My favourite bit is the success that comes out of taking the product and having it refurbished and relaunched, and seeing it be successful - the success that creates not for me personally, but for the staff and employees of the company. I think that's the biggest boost you get out of it. There's nothing like seeing a company that was on its knees now being successful.
How has business been?
We're slightly ahead of most people, because we've spent a lot of money on hotels while most haven't. We're running around 20% up year on year, in terms of revenue. That's a mixture of occupancy and rate, but primarily occupancy rather than rate. It's because we've turned the business around and we've adopted new market places. We are seeing a steady growth.
Do you think we will see less hotels going into administration, now that business is picking up for the hotel industry?
No, I don't necessarily think so. I hope that's the case, but in fact the danger point for some companies could be as you're coming out. No-one wants to see businesses go into administration, but there have been a significant amount and I do believe that will continue.
Is Focus Hotels looking to make future acquisitions?
We are actively in the marketplace. We are looking for new opportunities and new projects - there are lots out there, but we will only take one that fits in with our plans, which is basically hotels that are larger than 40 rooms, ideally much more than 60 rooms. Primarily commercially driven, rather than leisure driven, as well. We are very happy to take existing properties that are trading and manage them in their existing marketplaces, or properties that are in difficulties and relaunch those.
Where do you see the hotel industry going in the future? Any thoughts on future trends?
My view at the moment is that the trend for new development is limited, mainly because of the difficulty of getting access to finance. However, that probably will change in the latter half of this year. There is still finance available for the right projects in the right place, with the right brand on them.
Do you think branding is important?
It depends on the location and it depends on the hotel. There are some hotels that can perfectly and adequately trade independently because of the type of hotel they are, particularly boutique hotels and country house hotels. But for the average middle market hotel, it's more difficult unless they're part of a big group. There is an advantage of getting the right brand. It's not always easy to get the right brand, and sometimes you will trade without a brand, but certainly we would keep our options open.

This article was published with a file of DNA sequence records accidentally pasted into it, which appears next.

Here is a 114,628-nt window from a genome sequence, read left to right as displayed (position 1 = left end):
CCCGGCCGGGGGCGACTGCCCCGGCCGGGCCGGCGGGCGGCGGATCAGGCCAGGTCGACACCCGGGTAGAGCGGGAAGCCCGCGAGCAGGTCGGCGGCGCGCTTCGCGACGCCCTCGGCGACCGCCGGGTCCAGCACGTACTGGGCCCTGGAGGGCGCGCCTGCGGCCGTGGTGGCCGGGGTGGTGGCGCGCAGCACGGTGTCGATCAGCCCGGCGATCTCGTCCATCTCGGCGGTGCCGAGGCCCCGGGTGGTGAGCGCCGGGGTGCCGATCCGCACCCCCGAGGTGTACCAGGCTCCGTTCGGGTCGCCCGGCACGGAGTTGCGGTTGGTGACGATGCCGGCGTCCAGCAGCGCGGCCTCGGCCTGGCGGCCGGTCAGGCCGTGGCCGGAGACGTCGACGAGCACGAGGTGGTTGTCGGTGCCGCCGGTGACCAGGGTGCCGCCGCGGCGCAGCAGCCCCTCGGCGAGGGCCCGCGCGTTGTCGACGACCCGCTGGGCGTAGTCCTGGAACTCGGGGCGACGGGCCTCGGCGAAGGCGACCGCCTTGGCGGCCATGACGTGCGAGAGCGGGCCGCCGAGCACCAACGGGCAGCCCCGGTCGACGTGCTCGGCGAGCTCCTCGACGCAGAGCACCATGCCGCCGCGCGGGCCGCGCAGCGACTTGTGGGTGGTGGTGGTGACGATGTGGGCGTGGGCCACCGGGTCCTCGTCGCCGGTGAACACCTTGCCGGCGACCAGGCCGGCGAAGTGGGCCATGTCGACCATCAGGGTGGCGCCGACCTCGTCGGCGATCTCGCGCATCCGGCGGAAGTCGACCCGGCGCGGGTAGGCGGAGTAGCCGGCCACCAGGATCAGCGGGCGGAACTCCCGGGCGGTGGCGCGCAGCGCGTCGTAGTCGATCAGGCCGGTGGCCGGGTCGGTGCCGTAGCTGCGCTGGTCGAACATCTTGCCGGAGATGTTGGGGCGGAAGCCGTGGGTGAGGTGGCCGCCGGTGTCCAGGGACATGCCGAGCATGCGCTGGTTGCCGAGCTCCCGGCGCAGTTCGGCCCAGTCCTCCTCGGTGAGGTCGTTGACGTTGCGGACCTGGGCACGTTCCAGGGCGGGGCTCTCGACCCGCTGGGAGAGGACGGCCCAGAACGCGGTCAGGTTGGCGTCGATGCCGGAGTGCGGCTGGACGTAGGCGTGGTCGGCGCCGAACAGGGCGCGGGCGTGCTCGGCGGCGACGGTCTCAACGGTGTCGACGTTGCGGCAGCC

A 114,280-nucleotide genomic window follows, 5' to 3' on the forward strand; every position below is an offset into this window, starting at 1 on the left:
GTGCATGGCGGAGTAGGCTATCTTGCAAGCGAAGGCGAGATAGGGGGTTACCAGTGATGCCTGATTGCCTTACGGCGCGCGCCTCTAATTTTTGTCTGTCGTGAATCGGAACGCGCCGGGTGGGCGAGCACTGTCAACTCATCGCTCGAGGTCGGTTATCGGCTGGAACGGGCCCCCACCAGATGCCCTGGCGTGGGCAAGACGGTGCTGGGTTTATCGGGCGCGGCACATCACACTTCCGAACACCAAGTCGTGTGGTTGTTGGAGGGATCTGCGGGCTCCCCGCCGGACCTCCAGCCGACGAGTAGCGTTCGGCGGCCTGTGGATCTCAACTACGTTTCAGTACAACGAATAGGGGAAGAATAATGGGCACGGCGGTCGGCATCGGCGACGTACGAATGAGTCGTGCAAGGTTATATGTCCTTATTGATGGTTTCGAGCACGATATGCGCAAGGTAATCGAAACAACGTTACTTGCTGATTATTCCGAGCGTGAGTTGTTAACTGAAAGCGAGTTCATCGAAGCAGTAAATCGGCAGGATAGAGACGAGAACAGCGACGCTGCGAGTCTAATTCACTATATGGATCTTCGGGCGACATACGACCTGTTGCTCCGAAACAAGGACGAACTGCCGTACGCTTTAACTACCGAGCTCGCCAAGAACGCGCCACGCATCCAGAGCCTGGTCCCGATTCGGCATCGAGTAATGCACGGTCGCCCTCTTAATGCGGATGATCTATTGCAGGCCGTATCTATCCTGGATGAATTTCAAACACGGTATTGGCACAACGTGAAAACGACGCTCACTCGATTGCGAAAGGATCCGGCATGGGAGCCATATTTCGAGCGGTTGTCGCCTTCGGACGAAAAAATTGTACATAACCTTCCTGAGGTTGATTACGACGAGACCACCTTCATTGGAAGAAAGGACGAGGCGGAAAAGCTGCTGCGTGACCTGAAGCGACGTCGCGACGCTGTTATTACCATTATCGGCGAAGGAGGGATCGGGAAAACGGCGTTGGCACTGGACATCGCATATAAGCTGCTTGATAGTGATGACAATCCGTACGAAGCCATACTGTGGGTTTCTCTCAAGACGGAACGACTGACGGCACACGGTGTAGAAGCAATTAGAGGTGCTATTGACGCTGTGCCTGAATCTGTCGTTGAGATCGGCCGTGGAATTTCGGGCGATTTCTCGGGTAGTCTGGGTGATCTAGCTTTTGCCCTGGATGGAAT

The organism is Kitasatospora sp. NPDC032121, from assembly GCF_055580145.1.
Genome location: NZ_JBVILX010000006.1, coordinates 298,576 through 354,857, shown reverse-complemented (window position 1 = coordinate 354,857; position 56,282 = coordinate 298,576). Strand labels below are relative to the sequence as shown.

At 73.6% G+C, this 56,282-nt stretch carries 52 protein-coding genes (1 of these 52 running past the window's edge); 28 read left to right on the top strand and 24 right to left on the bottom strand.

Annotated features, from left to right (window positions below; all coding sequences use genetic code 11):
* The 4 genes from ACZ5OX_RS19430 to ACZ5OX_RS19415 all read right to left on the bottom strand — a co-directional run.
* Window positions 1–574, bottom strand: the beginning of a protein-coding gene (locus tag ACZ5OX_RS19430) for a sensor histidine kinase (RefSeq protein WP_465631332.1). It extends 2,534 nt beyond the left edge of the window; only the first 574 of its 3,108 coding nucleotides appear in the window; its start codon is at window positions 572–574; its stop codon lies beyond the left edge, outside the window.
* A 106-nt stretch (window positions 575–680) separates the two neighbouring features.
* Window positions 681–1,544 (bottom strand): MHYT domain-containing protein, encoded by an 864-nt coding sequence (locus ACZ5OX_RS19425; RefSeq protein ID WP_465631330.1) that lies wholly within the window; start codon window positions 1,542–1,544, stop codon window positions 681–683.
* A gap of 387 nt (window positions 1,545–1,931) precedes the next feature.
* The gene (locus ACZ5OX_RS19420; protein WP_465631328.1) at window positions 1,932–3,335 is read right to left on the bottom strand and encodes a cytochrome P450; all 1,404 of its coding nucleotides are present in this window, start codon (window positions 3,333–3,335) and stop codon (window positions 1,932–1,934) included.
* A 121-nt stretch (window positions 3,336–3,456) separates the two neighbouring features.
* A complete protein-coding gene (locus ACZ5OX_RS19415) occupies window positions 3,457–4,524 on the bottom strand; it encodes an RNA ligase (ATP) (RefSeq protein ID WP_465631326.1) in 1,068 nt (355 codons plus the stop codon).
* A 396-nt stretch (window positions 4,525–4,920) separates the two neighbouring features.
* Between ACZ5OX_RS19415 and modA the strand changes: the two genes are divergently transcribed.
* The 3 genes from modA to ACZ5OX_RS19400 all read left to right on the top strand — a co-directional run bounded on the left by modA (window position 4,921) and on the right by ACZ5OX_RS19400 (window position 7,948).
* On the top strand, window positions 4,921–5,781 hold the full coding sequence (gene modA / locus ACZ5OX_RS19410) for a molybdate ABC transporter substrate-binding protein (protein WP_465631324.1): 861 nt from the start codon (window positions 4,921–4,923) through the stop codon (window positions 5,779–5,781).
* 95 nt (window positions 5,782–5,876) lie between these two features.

Within Focus Hotels there are very different properties - country house and city centre. It must be interesting to oversee such a variety of hotels.
It's a bit of uniqueness. I suppose the key is that nearly all these hotels, even though they have different mixes, they more or less have the same client base. The people who stay in the town one week, stay in the country the next. We certainly have clients who use both hotels - they have different requirements of each. We haven't seen any real difference in the demand for both.
How has business travel been?
We've seen improvement in business travel, really starting in late June and July. I think some of it was delayed from June because of the football, and the elections. We are seeing the forward business bookings also beginning to improve.
Business is very short booked at the moment. People aren't booking far in advance. However, there is a percentage that always books well in advance, for small meetings and conferences, and people who know what their plans are. There is certainly more business on the books for that.
We are seeing some pickup in meetings and events, but we're cautious about it, because government spending cuts will have an impact. We are cautiously optimistic, more because we have refurbished our businesses and we are in a stronger position compared to our competitors.
Are all the properties within Focus Hotels profitable now?
Overall the group is profitable. There are a number of hotels which we always knew would take slightly longer to get back to profitability because they were probably left to run down further than others. Are they all in line with the plans we have for them? Absolutely.
More hotels. There is an ambition to have many more hotels than we've currently got.
How did you get into the hotel business?
My first job was at 18 in a temporary barman's job. Then I used that as a stepping stone and drove my own career. I've enjoyed it. It's a passion. I would argue it's as much a hobby as work. We all need to live of course, but I love what I do, our industry and the people in it. I wouldn't do anything else.